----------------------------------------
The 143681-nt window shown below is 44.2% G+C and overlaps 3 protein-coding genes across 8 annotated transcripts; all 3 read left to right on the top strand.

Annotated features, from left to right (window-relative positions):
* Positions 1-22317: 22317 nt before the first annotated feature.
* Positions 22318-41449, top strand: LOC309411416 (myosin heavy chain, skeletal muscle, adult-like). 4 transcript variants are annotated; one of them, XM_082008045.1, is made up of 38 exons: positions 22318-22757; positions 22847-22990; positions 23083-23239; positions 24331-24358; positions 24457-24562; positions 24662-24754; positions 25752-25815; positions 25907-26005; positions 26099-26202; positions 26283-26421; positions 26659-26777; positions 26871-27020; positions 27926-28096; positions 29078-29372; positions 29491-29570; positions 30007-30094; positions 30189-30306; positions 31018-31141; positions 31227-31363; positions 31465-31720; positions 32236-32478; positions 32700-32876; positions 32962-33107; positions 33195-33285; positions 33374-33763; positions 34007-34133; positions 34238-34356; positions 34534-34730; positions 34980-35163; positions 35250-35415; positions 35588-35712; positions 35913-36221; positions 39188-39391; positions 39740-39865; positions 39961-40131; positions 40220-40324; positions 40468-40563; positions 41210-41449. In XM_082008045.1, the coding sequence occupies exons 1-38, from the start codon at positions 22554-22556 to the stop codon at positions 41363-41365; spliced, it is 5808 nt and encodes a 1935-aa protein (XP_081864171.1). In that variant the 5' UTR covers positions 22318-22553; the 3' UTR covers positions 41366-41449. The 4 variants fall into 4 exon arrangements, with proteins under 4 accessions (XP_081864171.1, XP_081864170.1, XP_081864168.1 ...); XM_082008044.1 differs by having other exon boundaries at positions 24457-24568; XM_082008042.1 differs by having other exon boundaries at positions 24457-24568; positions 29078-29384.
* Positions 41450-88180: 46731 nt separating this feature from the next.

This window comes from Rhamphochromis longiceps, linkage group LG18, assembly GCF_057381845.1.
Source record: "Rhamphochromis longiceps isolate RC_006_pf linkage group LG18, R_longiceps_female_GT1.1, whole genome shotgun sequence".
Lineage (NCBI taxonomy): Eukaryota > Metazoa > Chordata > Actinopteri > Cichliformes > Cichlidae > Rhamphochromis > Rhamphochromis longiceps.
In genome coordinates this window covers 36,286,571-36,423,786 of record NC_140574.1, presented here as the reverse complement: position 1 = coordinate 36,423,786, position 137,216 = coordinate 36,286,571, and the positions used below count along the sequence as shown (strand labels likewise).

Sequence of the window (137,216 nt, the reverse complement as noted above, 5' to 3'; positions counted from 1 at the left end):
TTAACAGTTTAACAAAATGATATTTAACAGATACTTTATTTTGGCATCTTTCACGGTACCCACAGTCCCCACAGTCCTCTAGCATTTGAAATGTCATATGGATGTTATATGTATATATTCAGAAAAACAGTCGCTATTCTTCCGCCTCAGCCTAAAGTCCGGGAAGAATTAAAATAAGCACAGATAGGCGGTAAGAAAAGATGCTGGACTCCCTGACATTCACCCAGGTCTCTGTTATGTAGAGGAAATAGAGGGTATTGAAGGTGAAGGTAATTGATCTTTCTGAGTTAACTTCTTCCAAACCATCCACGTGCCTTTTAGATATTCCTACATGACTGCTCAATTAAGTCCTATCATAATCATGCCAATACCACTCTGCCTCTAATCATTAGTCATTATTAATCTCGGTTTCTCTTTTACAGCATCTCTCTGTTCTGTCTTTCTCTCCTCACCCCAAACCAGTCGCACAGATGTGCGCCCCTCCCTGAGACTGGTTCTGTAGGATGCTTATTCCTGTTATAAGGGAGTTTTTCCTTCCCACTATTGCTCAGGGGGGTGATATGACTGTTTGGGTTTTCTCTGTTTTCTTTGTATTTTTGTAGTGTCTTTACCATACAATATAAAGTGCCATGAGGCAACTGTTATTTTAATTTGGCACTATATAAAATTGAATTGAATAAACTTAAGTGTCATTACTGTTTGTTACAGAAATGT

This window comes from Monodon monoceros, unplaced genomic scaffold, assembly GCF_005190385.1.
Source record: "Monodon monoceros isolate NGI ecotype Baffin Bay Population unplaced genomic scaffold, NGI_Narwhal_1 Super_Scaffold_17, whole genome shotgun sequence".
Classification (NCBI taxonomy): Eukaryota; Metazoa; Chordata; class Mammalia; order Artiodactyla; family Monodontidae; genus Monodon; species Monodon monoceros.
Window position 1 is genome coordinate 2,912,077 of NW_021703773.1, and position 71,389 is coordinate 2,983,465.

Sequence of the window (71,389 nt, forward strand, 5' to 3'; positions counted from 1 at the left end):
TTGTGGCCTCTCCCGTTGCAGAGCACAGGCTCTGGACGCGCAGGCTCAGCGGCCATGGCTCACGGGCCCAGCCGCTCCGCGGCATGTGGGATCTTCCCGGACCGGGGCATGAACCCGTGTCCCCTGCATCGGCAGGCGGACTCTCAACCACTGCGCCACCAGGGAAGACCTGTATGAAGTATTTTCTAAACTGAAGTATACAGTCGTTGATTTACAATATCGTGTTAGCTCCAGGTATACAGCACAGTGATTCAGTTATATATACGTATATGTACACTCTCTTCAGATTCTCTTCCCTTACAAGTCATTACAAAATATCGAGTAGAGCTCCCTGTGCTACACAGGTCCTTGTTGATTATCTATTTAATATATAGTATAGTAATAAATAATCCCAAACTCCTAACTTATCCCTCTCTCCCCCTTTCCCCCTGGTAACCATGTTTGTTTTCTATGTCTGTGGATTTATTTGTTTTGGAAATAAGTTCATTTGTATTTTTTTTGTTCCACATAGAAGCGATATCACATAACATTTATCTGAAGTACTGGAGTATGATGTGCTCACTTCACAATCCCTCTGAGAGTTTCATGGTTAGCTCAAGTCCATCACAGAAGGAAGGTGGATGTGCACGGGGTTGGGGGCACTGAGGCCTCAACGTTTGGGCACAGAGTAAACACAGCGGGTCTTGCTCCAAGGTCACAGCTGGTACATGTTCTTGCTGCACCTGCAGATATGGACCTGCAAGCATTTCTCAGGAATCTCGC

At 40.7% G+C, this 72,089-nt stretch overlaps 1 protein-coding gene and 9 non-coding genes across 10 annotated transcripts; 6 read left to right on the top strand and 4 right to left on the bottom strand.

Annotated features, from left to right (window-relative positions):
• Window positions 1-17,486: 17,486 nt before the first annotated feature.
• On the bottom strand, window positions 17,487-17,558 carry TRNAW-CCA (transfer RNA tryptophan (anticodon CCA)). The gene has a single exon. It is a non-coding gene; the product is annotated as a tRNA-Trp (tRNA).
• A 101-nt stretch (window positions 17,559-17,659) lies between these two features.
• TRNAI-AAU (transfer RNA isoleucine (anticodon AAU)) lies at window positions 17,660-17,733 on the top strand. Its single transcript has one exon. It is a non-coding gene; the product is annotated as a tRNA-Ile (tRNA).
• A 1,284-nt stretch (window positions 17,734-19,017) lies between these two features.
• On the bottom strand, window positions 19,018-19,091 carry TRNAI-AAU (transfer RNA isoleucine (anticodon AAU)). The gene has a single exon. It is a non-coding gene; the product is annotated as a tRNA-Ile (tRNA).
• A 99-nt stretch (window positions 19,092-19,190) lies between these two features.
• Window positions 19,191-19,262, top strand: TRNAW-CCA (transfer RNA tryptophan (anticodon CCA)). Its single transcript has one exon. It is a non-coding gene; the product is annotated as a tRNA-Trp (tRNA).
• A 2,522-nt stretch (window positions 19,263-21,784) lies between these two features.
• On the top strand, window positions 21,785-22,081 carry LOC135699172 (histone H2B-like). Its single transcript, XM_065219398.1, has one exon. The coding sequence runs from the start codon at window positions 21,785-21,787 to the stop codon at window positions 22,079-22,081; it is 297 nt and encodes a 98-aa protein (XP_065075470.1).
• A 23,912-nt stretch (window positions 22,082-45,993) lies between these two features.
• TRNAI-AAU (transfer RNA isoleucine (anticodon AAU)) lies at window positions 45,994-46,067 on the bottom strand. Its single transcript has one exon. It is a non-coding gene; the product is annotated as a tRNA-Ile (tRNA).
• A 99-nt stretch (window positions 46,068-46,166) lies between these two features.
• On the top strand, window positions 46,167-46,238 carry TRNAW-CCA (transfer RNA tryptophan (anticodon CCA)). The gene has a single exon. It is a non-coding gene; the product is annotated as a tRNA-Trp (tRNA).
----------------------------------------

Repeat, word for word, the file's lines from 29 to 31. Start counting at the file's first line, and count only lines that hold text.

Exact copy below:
• On the top strand, window positions 21,785-22,081 carry LOC135699172 (histone H2B-like). Its single transcript, XM_065219398.1, has one exon. The coding sequence runs from the start codon at window positions 21,785-21,787 to the stop codon at window positions 22,079-22,081; it is 297 nt and encodes a 98-aa protein (XP_065075470.1).
• A 23,912-nt stretch (window positions 22,082-45,993) lies between these two features.
• TRNAI-AAU (transfer RNA isoleucine (anticodon AAU)) lies at window positions 45,994-46,067 on the bottom strand. Its single transcript has one exon. It is a non-coding gene; the product is annotated as a tRNA-Ile (tRNA).